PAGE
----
On Charlie Hebdo and the Real Free Speech Weenies

Originally published at ANewDomain.net:

Not everyone believes in free speech.

I’m not talking about those on the authoritarian right. No one expects them to stand up for the right to dissent. They are ideologically consistent; for them, the rights of the individual always, a distant second to the prerogatives of the state and its incessant campaign to maintain the status quo that keeps them in power.

Today I’m pointing to those – liberals, progressives, left libertarians – who purport to support freedom of expression, and must be seen to do so in order to continue to identify as members of the antiauthoritarian left, but only state their defense of press and personal freedom with reservations.

As in: “Andres Serrano has the right to soak a crucifix in urine, but I would never do anything like that cuz I’m, like, awesomely sensitive.”

Secretary of State John Kerry condemned last week’s mass shooting at Charlie Hebdo‘s offices in Paris — yet found it necessary to introduce the qualifier “whatever you think of this magazine…”

What he or you or I think about the editorial cartoon content of Charlie Hebdo pre- or post-shooting ought to be irrelevant. Either you support freedom of expression, or you don’t.

Even when it is offensive.

Even when it is racist.

Even when it is gross.

Especially when it makes us uncomfortable. (For a recent example of something that triggers my censorship impulse, check out this reactionary response by an Australian cartoonist to the Paris massacre. Really gross. Australian police thought Islamists might think so too, because they turned up at the artist’s house to offer protection.)

Having been at the center of cartoon controversies, I am well familiar with the standard issue liberal “well, I wouldn’t draw anything that disgusting about our soldiers, firefighters, 9/11 widows, president, but Rall clearly has the legal right to do it – if he can get someone to print it” talking point. What these weak sisters conveniently forget is that, even while they’re kind of sort of defending free  expression, death threats and dismissal letters are pouring in… and they are not kind of sort of.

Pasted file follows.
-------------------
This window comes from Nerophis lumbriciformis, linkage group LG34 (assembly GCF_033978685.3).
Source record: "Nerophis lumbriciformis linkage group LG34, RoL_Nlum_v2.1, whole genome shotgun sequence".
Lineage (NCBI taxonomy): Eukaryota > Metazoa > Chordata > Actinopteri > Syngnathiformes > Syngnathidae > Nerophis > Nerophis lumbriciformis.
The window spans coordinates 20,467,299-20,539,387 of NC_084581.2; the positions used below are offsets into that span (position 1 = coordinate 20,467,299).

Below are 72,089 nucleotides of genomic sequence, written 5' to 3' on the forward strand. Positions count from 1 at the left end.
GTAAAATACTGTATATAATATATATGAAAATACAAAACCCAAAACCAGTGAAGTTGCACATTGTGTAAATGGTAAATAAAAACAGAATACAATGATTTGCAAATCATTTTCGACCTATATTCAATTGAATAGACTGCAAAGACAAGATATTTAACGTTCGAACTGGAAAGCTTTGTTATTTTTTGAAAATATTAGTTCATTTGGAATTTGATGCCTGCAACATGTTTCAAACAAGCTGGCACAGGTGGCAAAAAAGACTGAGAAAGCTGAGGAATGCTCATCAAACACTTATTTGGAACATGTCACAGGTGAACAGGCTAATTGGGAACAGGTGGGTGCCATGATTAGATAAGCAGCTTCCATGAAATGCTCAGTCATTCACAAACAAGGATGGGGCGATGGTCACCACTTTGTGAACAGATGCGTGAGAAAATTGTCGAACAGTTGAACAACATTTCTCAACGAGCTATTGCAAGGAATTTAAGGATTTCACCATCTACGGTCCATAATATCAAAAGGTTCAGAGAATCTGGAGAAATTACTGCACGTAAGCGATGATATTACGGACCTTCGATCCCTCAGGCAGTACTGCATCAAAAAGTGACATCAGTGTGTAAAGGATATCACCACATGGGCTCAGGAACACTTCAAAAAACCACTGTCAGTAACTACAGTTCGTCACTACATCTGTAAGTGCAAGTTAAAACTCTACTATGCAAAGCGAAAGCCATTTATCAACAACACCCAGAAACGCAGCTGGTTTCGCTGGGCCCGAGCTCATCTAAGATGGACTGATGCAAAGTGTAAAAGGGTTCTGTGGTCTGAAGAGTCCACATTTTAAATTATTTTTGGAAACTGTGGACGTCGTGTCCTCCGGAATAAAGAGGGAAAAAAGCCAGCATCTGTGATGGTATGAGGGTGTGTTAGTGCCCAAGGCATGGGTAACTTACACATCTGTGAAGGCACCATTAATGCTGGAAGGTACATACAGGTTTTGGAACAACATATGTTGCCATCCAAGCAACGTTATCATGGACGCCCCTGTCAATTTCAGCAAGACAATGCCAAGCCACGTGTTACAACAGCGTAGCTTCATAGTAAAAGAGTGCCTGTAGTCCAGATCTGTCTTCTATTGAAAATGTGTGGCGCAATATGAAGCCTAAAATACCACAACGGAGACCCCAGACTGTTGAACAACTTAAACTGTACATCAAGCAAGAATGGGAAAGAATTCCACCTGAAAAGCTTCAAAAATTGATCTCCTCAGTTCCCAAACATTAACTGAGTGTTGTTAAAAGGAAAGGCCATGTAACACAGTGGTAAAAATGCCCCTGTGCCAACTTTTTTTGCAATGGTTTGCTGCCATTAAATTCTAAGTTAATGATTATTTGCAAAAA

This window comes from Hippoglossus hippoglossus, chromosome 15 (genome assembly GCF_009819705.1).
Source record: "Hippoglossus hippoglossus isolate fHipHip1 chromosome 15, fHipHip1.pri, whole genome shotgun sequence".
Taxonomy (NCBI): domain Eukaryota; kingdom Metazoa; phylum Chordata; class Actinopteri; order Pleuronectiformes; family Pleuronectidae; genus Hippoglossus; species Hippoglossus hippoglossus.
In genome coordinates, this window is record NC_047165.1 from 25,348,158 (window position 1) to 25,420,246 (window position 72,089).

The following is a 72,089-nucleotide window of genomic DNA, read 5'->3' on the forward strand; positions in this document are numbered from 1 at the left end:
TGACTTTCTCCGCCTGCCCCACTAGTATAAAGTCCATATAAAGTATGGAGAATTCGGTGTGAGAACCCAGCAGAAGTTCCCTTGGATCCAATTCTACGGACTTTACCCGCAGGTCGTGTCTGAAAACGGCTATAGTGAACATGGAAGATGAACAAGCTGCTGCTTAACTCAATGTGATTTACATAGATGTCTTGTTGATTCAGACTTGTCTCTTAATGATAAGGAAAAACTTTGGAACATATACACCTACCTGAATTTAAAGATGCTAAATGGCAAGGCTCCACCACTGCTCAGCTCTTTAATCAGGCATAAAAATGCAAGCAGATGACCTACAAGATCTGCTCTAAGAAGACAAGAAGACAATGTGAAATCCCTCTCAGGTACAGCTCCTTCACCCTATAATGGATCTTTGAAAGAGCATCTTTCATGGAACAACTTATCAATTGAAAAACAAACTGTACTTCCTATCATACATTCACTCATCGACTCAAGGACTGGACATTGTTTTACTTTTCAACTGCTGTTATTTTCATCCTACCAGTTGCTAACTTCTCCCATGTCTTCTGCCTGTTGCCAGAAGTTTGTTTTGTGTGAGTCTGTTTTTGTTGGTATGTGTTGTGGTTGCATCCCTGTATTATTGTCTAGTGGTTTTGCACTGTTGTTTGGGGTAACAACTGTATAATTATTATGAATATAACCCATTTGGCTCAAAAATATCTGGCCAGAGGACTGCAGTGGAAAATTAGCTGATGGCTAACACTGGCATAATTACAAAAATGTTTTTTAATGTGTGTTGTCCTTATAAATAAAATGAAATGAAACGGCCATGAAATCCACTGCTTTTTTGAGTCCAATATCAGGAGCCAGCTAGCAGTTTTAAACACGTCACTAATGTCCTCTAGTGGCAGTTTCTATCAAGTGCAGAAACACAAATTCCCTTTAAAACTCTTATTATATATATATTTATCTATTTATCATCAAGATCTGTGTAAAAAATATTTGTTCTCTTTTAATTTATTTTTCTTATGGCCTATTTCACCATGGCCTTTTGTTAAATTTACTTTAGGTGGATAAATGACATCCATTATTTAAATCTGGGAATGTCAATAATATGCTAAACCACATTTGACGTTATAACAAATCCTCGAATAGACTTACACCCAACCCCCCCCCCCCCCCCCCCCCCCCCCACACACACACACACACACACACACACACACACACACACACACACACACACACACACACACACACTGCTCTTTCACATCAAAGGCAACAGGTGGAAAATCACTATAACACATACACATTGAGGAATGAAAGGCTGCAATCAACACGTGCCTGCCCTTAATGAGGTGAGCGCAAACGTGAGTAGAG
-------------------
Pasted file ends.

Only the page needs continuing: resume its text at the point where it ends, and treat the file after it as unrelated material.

Arthur Hsu’s essay in The Daily Beast is a classic entry in this oh-so-reasonable rhetorical tradition.

First comes the required condemnation of mass murder: “Shooting people is wrong. I want to get this out of the way. When twelve people are killed by violence, whoever they are, for whatever reason, that is a tragedy and a waste. To murder someone by violence is the greatest crime imaginable…”

Yeah yeah yeah, we get it.

Though it’s too late for Hsu to cut to the chase, he finally gets to the point: “Charlie Hebdo is also a crap publication and people need to stop celebrating it and making martyrs out of its staff.”

Why does Hsu think it’s a crap publication?

“Paging through translated cartoons from Charlie Hebdo’s past, the comparisons that kept coming to mind were to Mad magazine or pre-David Wong Cracked, but while the sophomoric level of humor fits—we’re talking single entendres on the level of this crappy joke about the Pope raping choirboys—none of those publications ever descended to quite the same depths as, say, making fun of the girls kidnapped by Boko Haram by portraying them as pregnant welfare queens.

The best comparison here for an American audience is, well, Internet stuff. The stuff that ends up in censored form on Tosh.0—the kind of videos, images, and text memes you see linked from 4chan or Something Awful.”

As someone who speaks and reads French fluently, and has read more than my share of French cartoons and graphic novels, Hsu’s reliance on “translated cartoons” jumps out at me. The Charlie Hebdo cartoons are stripped of cultural and historical and political context when they are translated minus the extravagant puns, leftist orientation of the editor and artists, and literary and cultural references of the original. I’m about as French as you can be without living in France, and I don’t get half of this stuff.